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NIH Record  
Vol. LXVII, No. 2
  January 16, 2015
 Features
Poster Exhibit in Bldg. 1 Showcases NIH Contributions to Medicine
Celebrate National Wear Red Day, Feb. 6
Actress Diaz Visits NIH for Book Research
NCCIH Straus Lecture Set, Jan. 26
NINR Director’s Lecture Traces Advancement of Neonatal Care
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Internet Founder Invites World to New Version of Net

Dr. Vint Cerf speaks at recent NLM conference.
Dr. Vint Cerf speaks at recent NLM conference.
Almost 20 years ago, one of the fathers of the Internet, Dr. Vint Cerf, and colleagues built a new version of the Internet, complete with HOV lanes, E-ZPass access and sprawling exurbs of new IP (Internet protocol) addresses. But so far, very few people have taken advantage, even though your iPhone, your tablet, your Mac and most likely your PC are set up to handle what’s known as IPv6, or Internet protocol version 6.

Recently, in NLM’s Lister Hill Amphitheater, Cerf, an avuncular, irreverent figure with a Sigmund Freud beard, wondered aloud about why only 3 percent of the world is using a fast-lane Internet that has been around since 1996. His talk opened a daylong HHS symposium on IPv6, including how it is being implemented across federal government.


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Disaster Medicine
Assessing Health Effects of Japan’s Quake, Tsunami, Nuclear Accident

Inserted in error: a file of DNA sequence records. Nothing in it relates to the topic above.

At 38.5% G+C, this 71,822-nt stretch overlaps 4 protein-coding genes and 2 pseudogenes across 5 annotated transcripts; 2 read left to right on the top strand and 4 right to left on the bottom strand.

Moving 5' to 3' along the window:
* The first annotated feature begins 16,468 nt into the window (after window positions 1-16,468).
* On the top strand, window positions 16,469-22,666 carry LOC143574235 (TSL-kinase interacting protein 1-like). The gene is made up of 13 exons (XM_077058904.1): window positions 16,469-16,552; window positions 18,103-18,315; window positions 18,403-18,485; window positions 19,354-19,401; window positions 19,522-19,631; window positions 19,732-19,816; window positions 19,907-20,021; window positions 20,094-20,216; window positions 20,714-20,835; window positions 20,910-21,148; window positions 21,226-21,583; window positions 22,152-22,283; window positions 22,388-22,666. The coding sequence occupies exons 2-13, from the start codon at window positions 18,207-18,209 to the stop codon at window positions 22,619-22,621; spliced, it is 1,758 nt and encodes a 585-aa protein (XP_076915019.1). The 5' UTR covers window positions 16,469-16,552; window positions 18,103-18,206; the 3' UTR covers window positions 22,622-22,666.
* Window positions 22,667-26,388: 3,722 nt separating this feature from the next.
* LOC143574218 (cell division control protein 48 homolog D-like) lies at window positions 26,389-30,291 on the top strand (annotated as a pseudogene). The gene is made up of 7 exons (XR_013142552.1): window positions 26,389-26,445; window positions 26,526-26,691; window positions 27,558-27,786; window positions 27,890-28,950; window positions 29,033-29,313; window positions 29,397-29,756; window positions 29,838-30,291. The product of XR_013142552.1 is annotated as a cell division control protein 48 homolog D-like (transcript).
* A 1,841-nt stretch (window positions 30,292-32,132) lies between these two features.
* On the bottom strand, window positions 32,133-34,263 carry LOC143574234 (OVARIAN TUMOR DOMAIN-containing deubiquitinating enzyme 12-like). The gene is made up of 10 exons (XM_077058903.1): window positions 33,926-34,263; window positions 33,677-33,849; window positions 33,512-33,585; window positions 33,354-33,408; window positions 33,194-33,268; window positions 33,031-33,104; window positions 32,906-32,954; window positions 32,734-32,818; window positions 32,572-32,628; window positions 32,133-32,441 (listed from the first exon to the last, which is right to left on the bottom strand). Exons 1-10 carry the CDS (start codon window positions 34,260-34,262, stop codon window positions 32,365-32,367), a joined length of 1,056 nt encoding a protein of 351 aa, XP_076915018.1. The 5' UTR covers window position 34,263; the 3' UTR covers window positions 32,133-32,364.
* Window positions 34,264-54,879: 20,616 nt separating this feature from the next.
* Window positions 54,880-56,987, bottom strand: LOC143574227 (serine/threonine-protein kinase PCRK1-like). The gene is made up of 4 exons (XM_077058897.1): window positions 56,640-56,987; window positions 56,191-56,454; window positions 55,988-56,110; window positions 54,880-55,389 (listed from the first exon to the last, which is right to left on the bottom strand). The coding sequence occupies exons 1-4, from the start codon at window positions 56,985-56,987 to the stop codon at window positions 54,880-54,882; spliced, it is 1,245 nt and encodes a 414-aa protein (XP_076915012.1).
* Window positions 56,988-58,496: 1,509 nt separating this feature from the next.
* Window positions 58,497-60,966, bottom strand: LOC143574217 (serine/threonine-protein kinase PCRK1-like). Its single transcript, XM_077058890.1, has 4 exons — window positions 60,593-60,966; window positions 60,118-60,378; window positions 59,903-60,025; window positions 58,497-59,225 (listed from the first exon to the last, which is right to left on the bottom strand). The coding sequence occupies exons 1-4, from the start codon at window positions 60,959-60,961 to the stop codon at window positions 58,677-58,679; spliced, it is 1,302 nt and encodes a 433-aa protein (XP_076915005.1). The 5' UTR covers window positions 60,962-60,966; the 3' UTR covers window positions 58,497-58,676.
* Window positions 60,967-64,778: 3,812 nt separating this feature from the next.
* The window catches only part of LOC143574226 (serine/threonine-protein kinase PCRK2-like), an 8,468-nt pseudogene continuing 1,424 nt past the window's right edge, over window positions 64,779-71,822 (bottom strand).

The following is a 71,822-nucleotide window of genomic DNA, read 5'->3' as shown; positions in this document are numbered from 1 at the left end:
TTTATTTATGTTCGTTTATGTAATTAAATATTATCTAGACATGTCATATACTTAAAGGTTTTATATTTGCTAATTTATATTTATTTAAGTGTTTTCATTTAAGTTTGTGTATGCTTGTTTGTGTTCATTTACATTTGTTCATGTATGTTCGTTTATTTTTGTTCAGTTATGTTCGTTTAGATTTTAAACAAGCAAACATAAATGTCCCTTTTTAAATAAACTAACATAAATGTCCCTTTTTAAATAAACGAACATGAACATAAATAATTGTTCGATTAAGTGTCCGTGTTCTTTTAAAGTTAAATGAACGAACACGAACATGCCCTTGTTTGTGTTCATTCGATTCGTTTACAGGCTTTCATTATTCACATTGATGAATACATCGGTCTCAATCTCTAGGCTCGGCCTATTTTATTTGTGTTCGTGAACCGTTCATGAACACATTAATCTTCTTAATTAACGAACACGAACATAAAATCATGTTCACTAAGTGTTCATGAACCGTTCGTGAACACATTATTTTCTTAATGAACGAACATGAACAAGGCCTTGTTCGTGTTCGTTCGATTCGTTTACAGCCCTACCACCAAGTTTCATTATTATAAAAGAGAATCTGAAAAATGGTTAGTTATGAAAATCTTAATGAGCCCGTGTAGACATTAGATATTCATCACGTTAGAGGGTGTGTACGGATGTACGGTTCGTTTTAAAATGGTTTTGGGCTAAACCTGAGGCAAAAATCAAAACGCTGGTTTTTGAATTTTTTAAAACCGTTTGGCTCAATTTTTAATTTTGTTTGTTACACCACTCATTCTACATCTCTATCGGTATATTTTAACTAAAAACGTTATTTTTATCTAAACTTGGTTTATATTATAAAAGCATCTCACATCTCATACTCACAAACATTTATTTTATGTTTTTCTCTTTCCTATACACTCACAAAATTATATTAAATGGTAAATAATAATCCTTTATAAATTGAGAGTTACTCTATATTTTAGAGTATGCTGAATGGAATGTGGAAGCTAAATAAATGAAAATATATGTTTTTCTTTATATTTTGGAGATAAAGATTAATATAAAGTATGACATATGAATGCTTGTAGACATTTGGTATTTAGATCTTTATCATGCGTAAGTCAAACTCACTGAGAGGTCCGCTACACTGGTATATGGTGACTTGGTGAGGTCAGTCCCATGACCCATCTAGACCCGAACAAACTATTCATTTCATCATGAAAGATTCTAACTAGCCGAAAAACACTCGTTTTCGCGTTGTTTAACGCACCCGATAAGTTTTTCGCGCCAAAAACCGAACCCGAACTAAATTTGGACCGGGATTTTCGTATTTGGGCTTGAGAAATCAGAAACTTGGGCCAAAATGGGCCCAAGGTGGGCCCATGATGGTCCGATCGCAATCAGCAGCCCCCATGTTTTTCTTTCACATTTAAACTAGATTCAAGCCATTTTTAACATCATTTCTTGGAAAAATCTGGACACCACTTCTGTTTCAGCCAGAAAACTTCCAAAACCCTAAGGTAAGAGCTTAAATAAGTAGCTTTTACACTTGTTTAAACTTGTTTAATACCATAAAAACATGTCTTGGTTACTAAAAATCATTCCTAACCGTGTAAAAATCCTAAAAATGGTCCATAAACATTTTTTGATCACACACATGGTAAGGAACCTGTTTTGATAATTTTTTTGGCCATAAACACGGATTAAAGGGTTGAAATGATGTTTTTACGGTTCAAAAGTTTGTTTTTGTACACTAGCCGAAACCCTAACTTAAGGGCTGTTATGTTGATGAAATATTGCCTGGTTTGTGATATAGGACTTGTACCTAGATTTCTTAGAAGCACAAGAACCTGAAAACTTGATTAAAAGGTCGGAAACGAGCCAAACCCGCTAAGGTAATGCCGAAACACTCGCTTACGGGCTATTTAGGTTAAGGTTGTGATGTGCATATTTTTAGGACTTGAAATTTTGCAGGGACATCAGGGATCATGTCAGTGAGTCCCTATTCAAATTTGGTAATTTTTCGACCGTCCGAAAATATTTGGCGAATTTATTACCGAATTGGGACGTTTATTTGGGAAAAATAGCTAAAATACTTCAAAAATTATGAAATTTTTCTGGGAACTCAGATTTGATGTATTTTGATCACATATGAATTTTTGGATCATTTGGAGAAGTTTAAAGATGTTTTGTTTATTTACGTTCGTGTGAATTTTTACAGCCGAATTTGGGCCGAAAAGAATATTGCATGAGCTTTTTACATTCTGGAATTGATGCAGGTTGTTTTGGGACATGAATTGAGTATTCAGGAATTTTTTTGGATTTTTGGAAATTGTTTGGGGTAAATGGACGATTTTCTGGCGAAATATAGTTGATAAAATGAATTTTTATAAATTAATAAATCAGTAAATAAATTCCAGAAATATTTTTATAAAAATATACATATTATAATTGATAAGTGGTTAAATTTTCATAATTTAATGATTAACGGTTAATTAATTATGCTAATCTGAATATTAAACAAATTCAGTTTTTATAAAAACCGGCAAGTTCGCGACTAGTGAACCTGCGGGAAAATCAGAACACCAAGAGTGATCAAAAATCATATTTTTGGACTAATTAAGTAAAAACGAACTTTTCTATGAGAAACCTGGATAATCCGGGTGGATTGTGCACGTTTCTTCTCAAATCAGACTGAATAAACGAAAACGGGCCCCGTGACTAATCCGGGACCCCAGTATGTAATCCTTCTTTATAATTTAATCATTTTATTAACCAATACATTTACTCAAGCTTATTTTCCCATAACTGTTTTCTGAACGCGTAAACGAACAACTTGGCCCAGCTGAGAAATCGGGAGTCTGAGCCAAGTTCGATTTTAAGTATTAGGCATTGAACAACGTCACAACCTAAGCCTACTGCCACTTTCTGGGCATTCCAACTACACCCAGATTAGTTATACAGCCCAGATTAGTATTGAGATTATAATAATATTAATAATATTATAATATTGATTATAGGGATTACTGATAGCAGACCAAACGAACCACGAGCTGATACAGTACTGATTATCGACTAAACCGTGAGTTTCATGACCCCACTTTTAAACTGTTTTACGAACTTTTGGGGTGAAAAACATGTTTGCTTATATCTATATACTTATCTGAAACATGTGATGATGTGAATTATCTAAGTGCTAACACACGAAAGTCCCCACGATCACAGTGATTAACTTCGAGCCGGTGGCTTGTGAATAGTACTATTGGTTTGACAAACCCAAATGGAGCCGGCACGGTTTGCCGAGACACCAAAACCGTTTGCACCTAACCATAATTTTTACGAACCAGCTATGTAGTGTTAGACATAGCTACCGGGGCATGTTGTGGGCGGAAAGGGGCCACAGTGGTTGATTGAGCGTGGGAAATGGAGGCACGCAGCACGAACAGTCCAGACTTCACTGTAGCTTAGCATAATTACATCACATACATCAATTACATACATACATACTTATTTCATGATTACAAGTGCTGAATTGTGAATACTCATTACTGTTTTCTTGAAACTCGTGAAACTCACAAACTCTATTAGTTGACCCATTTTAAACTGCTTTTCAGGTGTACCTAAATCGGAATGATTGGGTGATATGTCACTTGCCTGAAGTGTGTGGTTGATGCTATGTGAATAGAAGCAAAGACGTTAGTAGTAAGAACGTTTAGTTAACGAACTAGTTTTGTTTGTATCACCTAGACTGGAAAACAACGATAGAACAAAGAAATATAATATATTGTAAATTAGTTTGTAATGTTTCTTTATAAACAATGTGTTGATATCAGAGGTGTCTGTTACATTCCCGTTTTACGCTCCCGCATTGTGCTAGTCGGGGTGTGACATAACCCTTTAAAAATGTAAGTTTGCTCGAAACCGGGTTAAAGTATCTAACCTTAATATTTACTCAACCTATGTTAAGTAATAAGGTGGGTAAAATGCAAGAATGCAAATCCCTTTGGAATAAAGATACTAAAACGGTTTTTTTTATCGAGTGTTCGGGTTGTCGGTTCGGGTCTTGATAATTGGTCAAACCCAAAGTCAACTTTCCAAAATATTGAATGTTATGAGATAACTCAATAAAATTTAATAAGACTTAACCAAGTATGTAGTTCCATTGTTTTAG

NCI’s Dr. Kiyohiko Mabuchi
NCI’s Dr. Kiyohiko Mabuchi
Nearly 4 years ago, a three-part disaster ravaged Japan. On Mar. 11, 2011, a 9.0-magnitude earthquake caused widespread damage and triggered a series of tsunamis and a nuclear accident. The earthquake, the largest to hit Japan in modern times, occurred 230 miles northeast of Tokyo, off the coast of Honshu. The subsequent tsunamis devastated coastal areas, particularly in the Tohoku region, and sparked a meltdown at the Fukushima Daiichi Nuclear Power Plant, the largest nuclear accident since Chernobyl. The earthquake and tsunami killed more than 15,000 people and injured thousands more.

Within days of this catastrophe, NIH investigators arrived on the scene to help assess radiation levels; NIH continues to assist with recovery efforts. Recently, researchers from Japan and NIH gave a health assessment update, part of a 2-day NIH-Japan symposium co-sponsored by the Japan Society for the Promotion of Science.


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